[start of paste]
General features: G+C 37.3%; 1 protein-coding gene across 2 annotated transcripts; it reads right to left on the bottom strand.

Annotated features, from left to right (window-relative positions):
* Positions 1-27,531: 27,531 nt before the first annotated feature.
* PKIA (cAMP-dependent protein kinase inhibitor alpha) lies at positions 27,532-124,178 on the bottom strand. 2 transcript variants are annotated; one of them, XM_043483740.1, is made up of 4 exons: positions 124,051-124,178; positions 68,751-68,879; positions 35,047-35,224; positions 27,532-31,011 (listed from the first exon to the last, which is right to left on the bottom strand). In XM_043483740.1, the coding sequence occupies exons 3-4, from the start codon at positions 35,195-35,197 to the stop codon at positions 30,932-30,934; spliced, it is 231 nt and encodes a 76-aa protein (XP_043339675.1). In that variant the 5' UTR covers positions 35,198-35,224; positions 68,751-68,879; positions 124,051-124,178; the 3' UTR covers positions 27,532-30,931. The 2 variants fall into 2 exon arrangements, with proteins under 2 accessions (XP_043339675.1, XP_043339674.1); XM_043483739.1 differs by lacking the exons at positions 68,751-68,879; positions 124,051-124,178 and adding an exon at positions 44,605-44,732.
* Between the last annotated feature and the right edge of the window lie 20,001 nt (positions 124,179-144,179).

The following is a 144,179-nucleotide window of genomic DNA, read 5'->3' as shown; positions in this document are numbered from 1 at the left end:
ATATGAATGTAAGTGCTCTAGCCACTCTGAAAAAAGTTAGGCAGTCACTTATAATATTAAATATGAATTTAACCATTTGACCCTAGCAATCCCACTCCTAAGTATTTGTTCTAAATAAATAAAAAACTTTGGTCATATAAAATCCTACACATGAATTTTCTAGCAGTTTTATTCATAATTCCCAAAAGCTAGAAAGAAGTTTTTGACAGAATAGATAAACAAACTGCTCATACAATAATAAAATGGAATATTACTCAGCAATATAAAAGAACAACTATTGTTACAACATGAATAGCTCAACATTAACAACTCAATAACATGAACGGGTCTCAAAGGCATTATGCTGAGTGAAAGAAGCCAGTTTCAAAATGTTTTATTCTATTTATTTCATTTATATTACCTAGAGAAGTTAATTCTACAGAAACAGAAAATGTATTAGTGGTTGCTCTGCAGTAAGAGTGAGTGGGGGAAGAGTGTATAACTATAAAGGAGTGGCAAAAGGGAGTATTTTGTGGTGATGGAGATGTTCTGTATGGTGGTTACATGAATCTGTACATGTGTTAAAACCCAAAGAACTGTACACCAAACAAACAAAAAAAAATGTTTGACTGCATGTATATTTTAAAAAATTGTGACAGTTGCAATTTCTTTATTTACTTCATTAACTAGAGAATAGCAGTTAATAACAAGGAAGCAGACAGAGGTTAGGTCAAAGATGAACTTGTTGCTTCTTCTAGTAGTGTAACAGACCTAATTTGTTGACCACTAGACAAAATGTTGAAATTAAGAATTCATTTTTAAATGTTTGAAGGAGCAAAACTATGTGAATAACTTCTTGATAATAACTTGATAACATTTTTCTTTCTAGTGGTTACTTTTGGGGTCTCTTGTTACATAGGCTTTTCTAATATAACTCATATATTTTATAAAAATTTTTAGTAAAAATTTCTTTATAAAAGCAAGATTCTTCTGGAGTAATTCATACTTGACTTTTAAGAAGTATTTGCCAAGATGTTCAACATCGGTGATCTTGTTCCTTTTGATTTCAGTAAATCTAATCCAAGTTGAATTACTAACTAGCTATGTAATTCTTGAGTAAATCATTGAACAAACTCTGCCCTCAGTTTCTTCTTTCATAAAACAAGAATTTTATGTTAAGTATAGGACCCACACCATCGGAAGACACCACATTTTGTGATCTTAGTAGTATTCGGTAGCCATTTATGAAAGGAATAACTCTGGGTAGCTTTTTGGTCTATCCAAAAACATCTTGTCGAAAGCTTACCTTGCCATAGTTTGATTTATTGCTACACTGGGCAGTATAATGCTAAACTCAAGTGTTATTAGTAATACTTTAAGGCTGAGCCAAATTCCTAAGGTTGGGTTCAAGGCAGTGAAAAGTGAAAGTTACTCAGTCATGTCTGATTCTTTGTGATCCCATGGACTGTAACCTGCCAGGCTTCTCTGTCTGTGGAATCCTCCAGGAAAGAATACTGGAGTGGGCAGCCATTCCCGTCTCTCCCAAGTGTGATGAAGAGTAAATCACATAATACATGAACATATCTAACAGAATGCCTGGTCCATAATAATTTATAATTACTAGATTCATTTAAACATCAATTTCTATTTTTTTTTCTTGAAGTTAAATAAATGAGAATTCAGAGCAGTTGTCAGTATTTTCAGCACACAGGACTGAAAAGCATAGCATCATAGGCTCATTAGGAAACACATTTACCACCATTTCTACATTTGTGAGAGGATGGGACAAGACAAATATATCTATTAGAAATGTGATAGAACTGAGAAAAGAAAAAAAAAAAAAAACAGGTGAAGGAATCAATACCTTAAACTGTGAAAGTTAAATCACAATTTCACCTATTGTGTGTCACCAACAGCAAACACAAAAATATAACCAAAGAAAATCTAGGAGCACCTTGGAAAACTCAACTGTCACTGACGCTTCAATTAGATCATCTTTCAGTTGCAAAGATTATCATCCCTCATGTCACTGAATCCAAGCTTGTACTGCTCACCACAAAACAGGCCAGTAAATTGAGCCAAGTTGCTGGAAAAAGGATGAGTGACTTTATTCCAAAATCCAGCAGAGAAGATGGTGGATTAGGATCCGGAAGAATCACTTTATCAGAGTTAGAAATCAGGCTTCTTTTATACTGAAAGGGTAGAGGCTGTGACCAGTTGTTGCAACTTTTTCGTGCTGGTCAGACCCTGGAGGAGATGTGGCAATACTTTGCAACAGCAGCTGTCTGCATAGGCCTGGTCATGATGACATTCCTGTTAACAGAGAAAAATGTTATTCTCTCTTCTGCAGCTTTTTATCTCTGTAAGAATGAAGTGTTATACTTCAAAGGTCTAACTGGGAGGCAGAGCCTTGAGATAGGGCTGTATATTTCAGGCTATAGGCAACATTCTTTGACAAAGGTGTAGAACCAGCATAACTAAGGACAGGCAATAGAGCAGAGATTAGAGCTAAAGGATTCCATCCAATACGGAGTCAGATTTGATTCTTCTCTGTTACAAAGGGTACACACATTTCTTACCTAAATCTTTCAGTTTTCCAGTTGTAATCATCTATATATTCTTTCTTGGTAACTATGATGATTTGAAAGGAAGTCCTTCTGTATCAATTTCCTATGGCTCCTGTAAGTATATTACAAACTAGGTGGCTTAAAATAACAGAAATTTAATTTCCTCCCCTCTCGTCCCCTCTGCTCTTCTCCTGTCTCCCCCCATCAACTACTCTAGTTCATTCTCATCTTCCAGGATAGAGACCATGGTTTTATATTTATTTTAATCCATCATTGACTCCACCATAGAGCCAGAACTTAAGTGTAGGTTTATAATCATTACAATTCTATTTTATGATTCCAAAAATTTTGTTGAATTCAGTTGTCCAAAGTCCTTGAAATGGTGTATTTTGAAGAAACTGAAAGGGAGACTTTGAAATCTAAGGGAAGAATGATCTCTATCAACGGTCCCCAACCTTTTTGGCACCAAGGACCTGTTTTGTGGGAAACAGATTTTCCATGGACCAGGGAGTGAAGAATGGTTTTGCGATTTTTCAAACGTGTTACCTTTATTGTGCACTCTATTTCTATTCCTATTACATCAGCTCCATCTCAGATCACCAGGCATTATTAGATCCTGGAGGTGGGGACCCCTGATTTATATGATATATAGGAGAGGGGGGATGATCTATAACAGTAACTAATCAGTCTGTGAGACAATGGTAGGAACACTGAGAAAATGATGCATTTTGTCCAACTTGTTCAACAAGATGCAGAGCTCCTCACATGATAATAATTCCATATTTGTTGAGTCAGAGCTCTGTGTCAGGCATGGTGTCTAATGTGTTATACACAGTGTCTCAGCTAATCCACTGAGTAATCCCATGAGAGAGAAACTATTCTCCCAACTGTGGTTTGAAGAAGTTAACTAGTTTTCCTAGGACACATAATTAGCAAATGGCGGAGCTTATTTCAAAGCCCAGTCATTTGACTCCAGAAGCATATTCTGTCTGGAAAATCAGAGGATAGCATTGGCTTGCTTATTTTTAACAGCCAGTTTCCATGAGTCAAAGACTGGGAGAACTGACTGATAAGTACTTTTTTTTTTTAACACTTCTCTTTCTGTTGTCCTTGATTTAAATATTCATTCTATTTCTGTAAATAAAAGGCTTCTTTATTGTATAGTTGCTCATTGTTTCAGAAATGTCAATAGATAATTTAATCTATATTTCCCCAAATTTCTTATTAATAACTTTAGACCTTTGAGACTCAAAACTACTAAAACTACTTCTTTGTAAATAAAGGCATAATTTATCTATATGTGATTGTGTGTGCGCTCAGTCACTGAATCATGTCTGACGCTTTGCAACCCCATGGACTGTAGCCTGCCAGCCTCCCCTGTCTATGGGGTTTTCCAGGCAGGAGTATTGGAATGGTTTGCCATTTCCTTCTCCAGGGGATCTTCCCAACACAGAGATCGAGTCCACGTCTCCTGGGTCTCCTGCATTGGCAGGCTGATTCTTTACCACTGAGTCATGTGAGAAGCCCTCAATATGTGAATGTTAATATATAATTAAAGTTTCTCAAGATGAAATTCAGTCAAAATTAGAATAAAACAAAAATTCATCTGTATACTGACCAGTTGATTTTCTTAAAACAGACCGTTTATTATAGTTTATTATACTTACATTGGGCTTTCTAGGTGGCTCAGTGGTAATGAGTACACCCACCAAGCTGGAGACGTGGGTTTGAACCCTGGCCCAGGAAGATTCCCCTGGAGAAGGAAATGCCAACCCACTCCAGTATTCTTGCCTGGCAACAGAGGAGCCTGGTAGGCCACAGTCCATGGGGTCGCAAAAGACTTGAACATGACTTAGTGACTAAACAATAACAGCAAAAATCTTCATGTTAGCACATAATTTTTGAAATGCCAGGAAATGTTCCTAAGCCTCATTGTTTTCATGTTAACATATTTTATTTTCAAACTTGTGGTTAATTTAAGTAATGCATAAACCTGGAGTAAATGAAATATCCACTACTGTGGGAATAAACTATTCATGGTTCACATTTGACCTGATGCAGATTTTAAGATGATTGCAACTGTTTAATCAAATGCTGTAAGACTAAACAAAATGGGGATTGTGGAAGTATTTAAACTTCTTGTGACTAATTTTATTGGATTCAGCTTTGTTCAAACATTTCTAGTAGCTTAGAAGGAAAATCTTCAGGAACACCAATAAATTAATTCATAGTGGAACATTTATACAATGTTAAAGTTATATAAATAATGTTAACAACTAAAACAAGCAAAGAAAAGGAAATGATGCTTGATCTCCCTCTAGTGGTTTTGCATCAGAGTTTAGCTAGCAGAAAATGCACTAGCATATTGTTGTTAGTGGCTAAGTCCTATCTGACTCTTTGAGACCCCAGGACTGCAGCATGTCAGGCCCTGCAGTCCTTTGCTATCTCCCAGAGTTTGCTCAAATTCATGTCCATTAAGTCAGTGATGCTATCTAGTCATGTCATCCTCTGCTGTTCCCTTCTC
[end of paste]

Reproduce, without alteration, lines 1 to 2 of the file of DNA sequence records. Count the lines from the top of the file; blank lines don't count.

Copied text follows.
General features: G+C 37.3%; 1 protein-coding gene across 2 annotated transcripts; it reads right to left on the bottom strand.

Annotated features, from left to right (window-relative positions):